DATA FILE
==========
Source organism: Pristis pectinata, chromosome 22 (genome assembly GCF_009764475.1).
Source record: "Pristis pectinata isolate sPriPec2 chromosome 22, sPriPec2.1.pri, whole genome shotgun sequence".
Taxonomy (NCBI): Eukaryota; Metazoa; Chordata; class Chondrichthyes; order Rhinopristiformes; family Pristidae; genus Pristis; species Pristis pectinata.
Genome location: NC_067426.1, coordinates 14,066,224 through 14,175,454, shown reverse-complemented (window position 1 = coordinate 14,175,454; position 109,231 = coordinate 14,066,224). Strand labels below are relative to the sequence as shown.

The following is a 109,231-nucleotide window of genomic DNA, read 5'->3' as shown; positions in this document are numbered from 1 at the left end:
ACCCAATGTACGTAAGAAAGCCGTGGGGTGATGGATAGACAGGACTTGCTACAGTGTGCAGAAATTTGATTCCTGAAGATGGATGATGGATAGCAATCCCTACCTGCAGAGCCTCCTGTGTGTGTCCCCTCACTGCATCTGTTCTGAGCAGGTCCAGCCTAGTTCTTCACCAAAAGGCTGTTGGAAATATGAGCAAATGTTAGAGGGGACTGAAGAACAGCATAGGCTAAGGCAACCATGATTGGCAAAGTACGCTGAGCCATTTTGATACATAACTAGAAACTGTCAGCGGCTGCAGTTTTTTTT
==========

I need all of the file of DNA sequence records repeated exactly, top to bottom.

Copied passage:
Source organism: Pristis pectinata, chromosome 22 (genome assembly GCF_009764475.1).
Source record: "Pristis pectinata isolate sPriPec2 chromosome 22, sPriPec2.1.pri, whole genome shotgun sequence".
Taxonomy (NCBI): Eukaryota; Metazoa; Chordata; class Chondrichthyes; order Rhinopristiformes; family Pristidae; genus Pristis; species Pristis pectinata.
Genome location: NC_067426.1, coordinates 14,066,224 through 14,175,454, shown reverse-complemented (window position 1 = coordinate 14,175,454; position 109,231 = coordinate 14,066,224). Strand labels below are relative to the sequence as shown.

The following is a 109,231-nucleotide window of genomic DNA, read 5'->3' as shown; positions in this document are numbered from 1 at the left end:
ACCCAATGTACGTAAGAAAGCCGTGGGGTGATGGATAGACAGGACTTGCTACAGTGTGCAGAAATTTGATTCCTGAAGATGGATGATGGATAGCAATCCCTACCTGCAGAGCCTCCTGTGTGTGTCCCCTCACTGCATCTGTTCTGAGCAGGTCCAGCCTAGTTCTTCACCAAAAGGCTGTTGGAAATATGAGCAAATGTTAGAGGGGACTGAAGAACAGCATAGGCTAAGGCAACCATGATTGGCAAAGTACGCTGAGCCATTTTGATACATAACTAGAAACTGTCAGCGGCTGCAGTTTTTTTT